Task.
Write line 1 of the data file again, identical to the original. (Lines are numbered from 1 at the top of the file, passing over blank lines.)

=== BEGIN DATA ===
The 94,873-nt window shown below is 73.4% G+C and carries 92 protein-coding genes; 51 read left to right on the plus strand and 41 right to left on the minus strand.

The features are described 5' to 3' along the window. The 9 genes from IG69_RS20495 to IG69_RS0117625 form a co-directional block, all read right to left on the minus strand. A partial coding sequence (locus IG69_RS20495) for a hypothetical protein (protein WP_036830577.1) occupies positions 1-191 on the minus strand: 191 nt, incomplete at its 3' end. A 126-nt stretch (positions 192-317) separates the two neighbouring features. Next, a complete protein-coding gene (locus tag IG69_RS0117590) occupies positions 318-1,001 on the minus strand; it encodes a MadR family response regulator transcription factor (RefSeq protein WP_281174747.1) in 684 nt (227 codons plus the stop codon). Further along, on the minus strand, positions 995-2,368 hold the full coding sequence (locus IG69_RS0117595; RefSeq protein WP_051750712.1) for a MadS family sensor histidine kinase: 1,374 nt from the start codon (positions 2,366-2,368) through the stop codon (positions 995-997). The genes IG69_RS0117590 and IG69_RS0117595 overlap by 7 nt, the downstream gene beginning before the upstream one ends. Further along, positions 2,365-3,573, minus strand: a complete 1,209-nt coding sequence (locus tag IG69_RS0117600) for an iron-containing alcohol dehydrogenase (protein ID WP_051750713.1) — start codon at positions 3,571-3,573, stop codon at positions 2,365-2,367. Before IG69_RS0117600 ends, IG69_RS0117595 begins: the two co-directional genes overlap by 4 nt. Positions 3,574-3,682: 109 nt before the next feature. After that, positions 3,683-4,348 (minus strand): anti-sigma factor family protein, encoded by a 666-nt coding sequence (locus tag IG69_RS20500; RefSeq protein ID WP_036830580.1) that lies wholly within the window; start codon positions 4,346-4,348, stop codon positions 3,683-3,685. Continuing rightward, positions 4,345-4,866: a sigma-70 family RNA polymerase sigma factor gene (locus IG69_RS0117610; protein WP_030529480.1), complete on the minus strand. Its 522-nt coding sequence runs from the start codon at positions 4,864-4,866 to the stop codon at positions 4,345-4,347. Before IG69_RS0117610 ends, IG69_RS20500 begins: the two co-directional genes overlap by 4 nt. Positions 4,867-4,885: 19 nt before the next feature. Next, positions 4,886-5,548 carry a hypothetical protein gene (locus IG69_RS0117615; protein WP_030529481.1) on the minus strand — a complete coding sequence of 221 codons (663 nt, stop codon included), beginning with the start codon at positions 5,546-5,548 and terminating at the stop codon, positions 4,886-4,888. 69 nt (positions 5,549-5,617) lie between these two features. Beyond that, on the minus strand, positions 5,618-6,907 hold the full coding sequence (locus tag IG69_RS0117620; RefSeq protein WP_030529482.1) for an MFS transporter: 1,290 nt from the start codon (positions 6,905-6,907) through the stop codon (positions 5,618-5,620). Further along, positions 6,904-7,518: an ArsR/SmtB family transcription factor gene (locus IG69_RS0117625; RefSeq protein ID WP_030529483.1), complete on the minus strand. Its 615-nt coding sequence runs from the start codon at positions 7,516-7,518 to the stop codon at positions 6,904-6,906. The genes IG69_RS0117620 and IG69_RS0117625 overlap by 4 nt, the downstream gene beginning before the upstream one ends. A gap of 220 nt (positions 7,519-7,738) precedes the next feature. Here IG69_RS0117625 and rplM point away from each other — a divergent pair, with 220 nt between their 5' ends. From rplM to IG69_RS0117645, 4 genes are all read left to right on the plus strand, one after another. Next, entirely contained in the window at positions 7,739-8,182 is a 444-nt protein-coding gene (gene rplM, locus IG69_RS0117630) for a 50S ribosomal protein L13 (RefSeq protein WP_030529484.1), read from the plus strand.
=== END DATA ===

The 94,873-nt window shown below is 73.4% G+C and carries 92 protein-coding genes; 51 read left to right on the plus strand and 41 right to left on the minus strand.